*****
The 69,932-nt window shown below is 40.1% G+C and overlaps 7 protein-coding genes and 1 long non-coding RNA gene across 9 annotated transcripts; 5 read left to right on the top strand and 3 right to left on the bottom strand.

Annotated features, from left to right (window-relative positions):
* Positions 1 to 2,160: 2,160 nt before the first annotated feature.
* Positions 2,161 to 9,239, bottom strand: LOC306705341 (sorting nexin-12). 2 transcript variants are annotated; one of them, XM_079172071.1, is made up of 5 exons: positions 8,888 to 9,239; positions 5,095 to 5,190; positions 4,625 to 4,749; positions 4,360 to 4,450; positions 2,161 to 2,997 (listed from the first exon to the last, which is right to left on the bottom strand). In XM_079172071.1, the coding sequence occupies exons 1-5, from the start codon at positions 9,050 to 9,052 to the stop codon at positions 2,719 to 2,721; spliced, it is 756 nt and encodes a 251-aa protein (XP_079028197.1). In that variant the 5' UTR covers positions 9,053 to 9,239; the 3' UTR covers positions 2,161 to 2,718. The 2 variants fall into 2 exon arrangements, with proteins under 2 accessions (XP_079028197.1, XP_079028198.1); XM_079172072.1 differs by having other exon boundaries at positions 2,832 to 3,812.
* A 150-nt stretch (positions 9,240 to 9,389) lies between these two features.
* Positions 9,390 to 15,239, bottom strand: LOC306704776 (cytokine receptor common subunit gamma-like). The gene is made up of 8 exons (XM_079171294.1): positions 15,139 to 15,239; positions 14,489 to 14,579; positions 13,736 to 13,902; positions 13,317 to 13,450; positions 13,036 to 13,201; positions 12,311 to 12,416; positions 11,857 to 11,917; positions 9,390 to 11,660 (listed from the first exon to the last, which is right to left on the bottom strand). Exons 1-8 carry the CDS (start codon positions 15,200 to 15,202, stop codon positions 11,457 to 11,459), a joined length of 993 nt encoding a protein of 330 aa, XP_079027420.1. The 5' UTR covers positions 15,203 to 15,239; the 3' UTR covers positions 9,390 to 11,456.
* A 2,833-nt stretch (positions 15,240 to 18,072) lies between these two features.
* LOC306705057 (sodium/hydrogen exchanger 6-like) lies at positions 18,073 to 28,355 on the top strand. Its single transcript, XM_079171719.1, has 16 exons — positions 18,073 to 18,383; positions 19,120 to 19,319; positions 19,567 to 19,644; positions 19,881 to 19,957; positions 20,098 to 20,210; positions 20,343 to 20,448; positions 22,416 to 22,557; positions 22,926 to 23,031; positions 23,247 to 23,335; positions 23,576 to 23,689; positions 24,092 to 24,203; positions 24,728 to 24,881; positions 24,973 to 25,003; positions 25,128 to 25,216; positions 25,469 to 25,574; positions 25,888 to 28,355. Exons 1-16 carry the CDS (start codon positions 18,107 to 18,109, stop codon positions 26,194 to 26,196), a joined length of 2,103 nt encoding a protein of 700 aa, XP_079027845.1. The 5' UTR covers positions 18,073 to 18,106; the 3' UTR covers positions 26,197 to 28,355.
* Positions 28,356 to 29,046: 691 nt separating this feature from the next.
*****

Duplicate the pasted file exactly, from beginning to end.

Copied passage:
The 69,932-nt window shown below is 40.1% G+C and overlaps 7 protein-coding genes and 1 long non-coding RNA gene across 9 annotated transcripts; 5 read left to right on the top strand and 3 right to left on the bottom strand.

Annotated features, from left to right (window-relative positions):
* Positions 1 to 2,160: 2,160 nt before the first annotated feature.
* Positions 2,161 to 9,239, bottom strand: LOC306705341 (sorting nexin-12). 2 transcript variants are annotated; one of them, XM_079172071.1, is made up of 5 exons: positions 8,888 to 9,239; positions 5,095 to 5,190; positions 4,625 to 4,749; positions 4,360 to 4,450; positions 2,161 to 2,997 (listed from the first exon to the last, which is right to left on the bottom strand). In XM_079172071.1, the coding sequence occupies exons 1-5, from the start codon at positions 9,050 to 9,052 to the stop codon at positions 2,719 to 2,721; spliced, it is 756 nt and encodes a 251-aa protein (XP_079028197.1). In that variant the 5' UTR covers positions 9,053 to 9,239; the 3' UTR covers positions 2,161 to 2,718. The 2 variants fall into 2 exon arrangements, with proteins under 2 accessions (XP_079028197.1, XP_079028198.1); XM_079172072.1 differs by having other exon boundaries at positions 2,832 to 3,812.
* A 150-nt stretch (positions 9,240 to 9,389) lies between these two features.
* Positions 9,390 to 15,239, bottom strand: LOC306704776 (cytokine receptor common subunit gamma-like). The gene is made up of 8 exons (XM_079171294.1): positions 15,139 to 15,239; positions 14,489 to 14,579; positions 13,736 to 13,902; positions 13,317 to 13,450; positions 13,036 to 13,201; positions 12,311 to 12,416; positions 11,857 to 11,917; positions 9,390 to 11,660 (listed from the first exon to the last, which is right to left on the bottom strand). Exons 1-8 carry the CDS (start codon positions 15,200 to 15,202, stop codon positions 11,457 to 11,459), a joined length of 993 nt encoding a protein of 330 aa, XP_079027420.1. The 5' UTR covers positions 15,203 to 15,239; the 3' UTR covers positions 9,390 to 11,456.
* A 2,833-nt stretch (positions 15,240 to 18,072) lies between these two features.
* LOC306705057 (sodium/hydrogen exchanger 6-like) lies at positions 18,073 to 28,355 on the top strand. Its single transcript, XM_079171719.1, has 16 exons — positions 18,073 to 18,383; positions 19,120 to 19,319; positions 19,567 to 19,644; positions 19,881 to 19,957; positions 20,098 to 20,210; positions 20,343 to 20,448; positions 22,416 to 22,557; positions 22,926 to 23,031; positions 23,247 to 23,335; positions 23,576 to 23,689; positions 24,092 to 24,203; positions 24,728 to 24,881; positions 24,973 to 25,003; positions 25,128 to 25,216; positions 25,469 to 25,574; positions 25,888 to 28,355. Exons 1-16 carry the CDS (start codon positions 18,107 to 18,109, stop codon positions 26,194 to 26,196), a joined length of 2,103 nt encoding a protein of 700 aa, XP_079027845.1. The 5' UTR covers positions 18,073 to 18,106; the 3' UTR covers positions 26,197 to 28,355.
* Positions 28,356 to 29,046: 691 nt separating this feature from the next.